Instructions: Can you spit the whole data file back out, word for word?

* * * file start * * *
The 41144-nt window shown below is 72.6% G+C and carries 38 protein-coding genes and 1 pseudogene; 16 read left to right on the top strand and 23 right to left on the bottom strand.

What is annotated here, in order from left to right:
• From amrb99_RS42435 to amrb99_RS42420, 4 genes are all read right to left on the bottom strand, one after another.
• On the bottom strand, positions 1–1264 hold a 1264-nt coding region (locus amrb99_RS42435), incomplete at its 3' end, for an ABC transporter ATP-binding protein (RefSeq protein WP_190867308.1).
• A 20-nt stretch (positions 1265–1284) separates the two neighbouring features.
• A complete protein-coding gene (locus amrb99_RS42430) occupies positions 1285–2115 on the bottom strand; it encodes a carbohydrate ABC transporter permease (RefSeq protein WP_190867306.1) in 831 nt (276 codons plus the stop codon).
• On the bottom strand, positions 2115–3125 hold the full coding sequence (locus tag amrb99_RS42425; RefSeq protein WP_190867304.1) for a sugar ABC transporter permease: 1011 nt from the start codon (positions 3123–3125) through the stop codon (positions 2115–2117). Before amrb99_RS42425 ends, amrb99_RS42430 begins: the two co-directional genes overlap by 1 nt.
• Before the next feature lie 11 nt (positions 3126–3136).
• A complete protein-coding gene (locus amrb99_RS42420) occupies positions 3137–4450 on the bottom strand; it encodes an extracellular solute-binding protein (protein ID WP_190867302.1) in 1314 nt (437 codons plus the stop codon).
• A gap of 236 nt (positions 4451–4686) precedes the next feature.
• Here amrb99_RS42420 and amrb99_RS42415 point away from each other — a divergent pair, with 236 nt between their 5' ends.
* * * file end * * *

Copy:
The 41144-nt window shown below is 72.6% G+C and carries 38 protein-coding genes and 1 pseudogene; 16 read left to right on the top strand and 23 right to left on the bottom strand.

What is annotated here, in order from left to right:
• From amrb99_RS42435 to amrb99_RS42420, 4 genes are all read right to left on the bottom strand, one after another.
• On the bottom strand, positions 1–1264 hold a 1264-nt coding region (locus amrb99_RS42435), incomplete at its 3' end, for an ABC transporter ATP-binding protein (RefSeq protein WP_190867308.1).
• A 20-nt stretch (positions 1265–1284) separates the two neighbouring features.
• A complete protein-coding gene (locus amrb99_RS42430) occupies positions 1285–2115 on the bottom strand; it encodes a carbohydrate ABC transporter permease (RefSeq protein WP_190867306.1) in 831 nt (276 codons plus the stop codon).
• On the bottom strand, positions 2115–3125 hold the full coding sequence (locus tag amrb99_RS42425; RefSeq protein WP_190867304.1) for a sugar ABC transporter permease: 1011 nt from the start codon (positions 3123–3125) through the stop codon (positions 2115–2117). Before amrb99_RS42425 ends, amrb99_RS42430 begins: the two co-directional genes overlap by 1 nt.
• Before the next feature lie 11 nt (positions 3126–3136).
• A complete protein-coding gene (locus amrb99_RS42420) occupies positions 3137–4450 on the bottom strand; it encodes an extracellular solute-binding protein (protein ID WP_190867302.1) in 1314 nt (437 codons plus the stop codon).
• A gap of 236 nt (positions 4451–4686) precedes the next feature.
• Here amrb99_RS42420 and amrb99_RS42415 point away from each other — a divergent pair, with 236 nt between their 5' ends.